Determining ideal nitrogen rates can be tricky but it is important as it helps farmers to evaluate their management practices. Mike Castellano, agronomy professor from Iowa State University, says that there is a lot of uncertainty about what optimum nitrogen rates are but thanks to advances in precision agriculture, it is getting a little easier.
“Optimum nitrogen rates are incredibly variable from field to field and year to year because they are the outcome of how much of that nitrogen will be lost to the environment and how much nitrogen is the crop going to demand that year,” says Castellano. “Once we account for all those, we can start to better identify the optimum nitrogen rate”
Since we don’t know the optimum nitrogen fertilizer rate until the end of the year, Castellano says his goal is to provide more dynamic recommendations that take into account changes in farmer operations, weather, genetics, environment and management to reduce that uncertainty. You’ll never get the exact rate, but what you can do is reduce the uncertainty and what the rate is.
“In the past, we’ve used nitrogen fertilizer rate trials on university research farms,” explains Castellano. “We have several rates of nitrogen, typically five to seven in replicated plots, and then we measure the yield response as a function of those different nitrogen inputs. Now, going forward with advances in precision agriculture, we can do that exact same work with variable rate application on farmer fields without slowing them down at all.”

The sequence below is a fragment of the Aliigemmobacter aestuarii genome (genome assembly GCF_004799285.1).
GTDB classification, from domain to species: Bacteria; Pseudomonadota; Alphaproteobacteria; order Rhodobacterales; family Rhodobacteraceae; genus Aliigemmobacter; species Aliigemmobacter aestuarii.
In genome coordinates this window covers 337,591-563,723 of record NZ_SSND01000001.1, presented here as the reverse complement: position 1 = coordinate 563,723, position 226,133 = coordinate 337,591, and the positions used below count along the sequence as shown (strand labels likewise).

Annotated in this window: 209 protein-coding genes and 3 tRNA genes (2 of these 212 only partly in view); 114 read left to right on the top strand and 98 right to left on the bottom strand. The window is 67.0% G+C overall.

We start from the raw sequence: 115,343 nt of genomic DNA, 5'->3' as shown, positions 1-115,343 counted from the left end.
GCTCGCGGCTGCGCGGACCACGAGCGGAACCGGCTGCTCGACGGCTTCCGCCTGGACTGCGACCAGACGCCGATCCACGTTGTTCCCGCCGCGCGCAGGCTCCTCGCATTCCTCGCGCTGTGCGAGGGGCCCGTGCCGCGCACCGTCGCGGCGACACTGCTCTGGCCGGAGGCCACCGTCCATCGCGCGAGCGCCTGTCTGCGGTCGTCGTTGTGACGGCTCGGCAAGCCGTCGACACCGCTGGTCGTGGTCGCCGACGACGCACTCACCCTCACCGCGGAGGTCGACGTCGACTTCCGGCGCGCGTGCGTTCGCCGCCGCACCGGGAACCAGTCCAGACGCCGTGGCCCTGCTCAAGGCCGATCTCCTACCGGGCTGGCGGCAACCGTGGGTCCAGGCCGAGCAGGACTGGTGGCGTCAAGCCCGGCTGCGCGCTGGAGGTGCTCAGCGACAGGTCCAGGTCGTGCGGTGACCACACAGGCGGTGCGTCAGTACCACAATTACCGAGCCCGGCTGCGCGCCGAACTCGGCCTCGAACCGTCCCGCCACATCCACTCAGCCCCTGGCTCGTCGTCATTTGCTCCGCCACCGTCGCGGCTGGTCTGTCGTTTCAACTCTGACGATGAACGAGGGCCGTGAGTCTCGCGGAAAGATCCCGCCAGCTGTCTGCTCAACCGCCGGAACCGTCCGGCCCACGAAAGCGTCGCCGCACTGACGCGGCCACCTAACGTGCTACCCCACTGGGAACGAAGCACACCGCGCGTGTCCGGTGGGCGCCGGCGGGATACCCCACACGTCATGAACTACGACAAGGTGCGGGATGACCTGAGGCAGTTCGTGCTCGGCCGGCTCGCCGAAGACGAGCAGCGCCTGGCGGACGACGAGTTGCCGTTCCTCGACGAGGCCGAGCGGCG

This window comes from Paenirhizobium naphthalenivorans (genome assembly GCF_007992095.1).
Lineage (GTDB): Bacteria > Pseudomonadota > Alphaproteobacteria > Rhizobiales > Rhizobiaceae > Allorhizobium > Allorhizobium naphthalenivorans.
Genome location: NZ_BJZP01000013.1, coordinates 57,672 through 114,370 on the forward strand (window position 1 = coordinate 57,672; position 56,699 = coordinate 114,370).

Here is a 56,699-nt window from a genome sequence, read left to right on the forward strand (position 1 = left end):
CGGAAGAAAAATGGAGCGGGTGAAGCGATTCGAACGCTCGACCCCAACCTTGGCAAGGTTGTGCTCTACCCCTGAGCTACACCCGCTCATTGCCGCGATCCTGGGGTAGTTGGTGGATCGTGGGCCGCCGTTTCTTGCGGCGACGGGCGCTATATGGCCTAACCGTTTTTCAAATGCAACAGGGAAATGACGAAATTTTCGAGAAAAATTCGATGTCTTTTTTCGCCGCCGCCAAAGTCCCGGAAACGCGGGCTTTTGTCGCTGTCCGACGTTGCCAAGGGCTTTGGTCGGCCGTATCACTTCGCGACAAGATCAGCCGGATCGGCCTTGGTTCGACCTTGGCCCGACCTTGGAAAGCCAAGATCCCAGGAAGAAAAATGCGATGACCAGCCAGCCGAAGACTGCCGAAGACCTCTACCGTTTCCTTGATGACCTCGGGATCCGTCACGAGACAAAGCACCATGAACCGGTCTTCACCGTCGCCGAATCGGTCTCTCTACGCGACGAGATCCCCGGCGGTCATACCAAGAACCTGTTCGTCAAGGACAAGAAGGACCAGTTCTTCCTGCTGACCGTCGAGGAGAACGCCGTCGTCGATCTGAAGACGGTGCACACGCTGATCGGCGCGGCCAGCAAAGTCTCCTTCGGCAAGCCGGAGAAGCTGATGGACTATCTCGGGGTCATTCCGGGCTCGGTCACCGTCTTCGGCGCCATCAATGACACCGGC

The rates are variable as farmers can’t predict exactly the right rate at the beginning of the planting season. But there are genetic and management factors that do push or pull the nitrogen rate in one direction or the other. A good example would be drainage as they need less nitrogen fertilizer, despite getting equal or higher yields than poorly drained soils.
Castellano adds, “A colleague and I have a number of cropping systems decision support tools on the Iowa State Agronomy website. The Soybean Planting Date decision tool, for example, allows growers to select their cropping district, the variety of their planting maturity group, and the planting date and see what the optimum outcome is there in terms of yield.”
He is also working to develop similar tools for nitrogen. While this work may be happening in Iowa, there’s a lot of overlap as certain management practices will affect the optimum nitrogen rate, particularly directionally, the same way whether it’s in Wisconsin or across the border in Iowa.
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